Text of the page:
Mazda MX-5 BBR Super 225: Review
PistonHeads - August '15
Little doubt, if you’re chasing big numbers and an impressive return on investment fitting a turbo or supercharger is a (relatively) cost-effective way of tuning a car. Especially if your starting point is a normally aspirated model regularly criticised for lack of power from stock, like the Mazda MX-5 or Toyota GT86.
Forced induction will let you hold your head high on that rolling road shootout or standing start contest. May even give bag giant killing ‘I overtook a GT-R!’ bragging rights on a track day. So why on earth would you want to spend as much, if not more, on normally aspirated tuning achieving a fraction of the power gains?Character is one. As you’ll no doubt know, BBR offers a 270hp turbo conversion for the outgoing NC MX-5 that can have it nibbling at the heels of some very serious sports cars for relatively little cash. It’s a hoot and a commendably refined installation.
But some might argue not entirely in keeping with the MX-5’s ethos. Over four generations and a quarter of a century we’ve learned that Mazda has consistently laid the foundations for a great little driver’s car in the MX-5. But never quite delivered one out of the box. If you like the idea but want a bit more focus and a proper translation of the old Jinba whatnot you need some help from the aftermarket.
The good news is that the NC MX-5’s 2.0-litre engine is pretty understressed out of the box and responds well to a bit of fettling. This is, at heart, the same as Ford’s Duratec motor used to such great effect in various hot Caterhams and others after all. BBR offers modular packages for this and the 1.8 under self explanatory Super 175, Super 180, Super 200 and – now – Super 225 branding. Need to know the details? Check out our news story on the ‘last blast’ Super 225 package; here we’re off to drive it!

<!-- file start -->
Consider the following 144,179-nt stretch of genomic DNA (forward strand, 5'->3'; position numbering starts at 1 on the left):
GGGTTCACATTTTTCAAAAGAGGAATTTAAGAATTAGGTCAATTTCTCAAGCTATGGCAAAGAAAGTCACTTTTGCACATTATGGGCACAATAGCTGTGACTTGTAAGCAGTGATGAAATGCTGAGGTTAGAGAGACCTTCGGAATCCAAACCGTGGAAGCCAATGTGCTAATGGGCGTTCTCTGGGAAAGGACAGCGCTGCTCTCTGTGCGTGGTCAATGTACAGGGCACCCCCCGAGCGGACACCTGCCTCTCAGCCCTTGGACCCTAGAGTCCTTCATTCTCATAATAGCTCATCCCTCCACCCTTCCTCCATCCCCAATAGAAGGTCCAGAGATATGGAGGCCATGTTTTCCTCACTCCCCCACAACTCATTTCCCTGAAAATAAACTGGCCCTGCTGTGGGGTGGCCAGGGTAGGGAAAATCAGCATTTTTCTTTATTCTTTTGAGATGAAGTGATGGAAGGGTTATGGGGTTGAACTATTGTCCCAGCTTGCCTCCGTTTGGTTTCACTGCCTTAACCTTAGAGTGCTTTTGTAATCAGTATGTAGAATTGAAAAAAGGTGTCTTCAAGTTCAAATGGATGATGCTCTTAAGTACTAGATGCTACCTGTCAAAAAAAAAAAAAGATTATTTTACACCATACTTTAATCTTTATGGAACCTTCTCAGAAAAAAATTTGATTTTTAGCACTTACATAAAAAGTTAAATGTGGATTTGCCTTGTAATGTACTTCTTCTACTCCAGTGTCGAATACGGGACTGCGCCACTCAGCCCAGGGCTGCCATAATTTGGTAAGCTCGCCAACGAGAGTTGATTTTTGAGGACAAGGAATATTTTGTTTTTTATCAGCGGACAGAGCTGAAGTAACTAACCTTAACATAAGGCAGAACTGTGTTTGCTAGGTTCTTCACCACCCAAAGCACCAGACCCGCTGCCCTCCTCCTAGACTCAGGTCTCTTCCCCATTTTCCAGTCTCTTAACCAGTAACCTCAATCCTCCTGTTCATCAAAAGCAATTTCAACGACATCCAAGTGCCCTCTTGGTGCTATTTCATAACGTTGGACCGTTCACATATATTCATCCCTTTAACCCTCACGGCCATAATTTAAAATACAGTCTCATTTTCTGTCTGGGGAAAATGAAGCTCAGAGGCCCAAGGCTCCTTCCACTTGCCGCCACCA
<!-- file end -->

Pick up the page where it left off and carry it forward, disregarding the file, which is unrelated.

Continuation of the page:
In brief Super 225 builds on Super 200 and adds a full individual throttle body induction system to unleash an excitingly wild sounding 225hp at 7,900rpm. Torque increases from the stock 138lb ft to 175lb ft at 4,500rpm, with 150lb ft available all the way to the limiter. Enough, hopefully, to drown out the predictable hairdresser jibes and turn the MX-5 into something a bit more purposeful. You can add it to a newly bought run-out NC MX-5 2.0. Or hunt one out in the classifieds and bolt it on for a more affordable option. Pre-facelift Mk3s are capped on revs to just over 7,000rpm, later Mk3.5s and Mk3.75s have a stronger forged crank and valve springs from stock so can take 8,000rpm-plus, though BBR’s Neil McKay acknowledges all the power is there at 7K so you get the full 225hp whichever car you base it on.BBR’s demo car is a Mk3.5, traded in by a customer building a turbo car and, with 70,000 miles, the kind of thing that’d cost you around £10K in the classifieds. It’s the best option if you still want a soft-top, all later 2.0s Roadster Coupes. Full PH buying guide on NC MX-5s here if you want more info.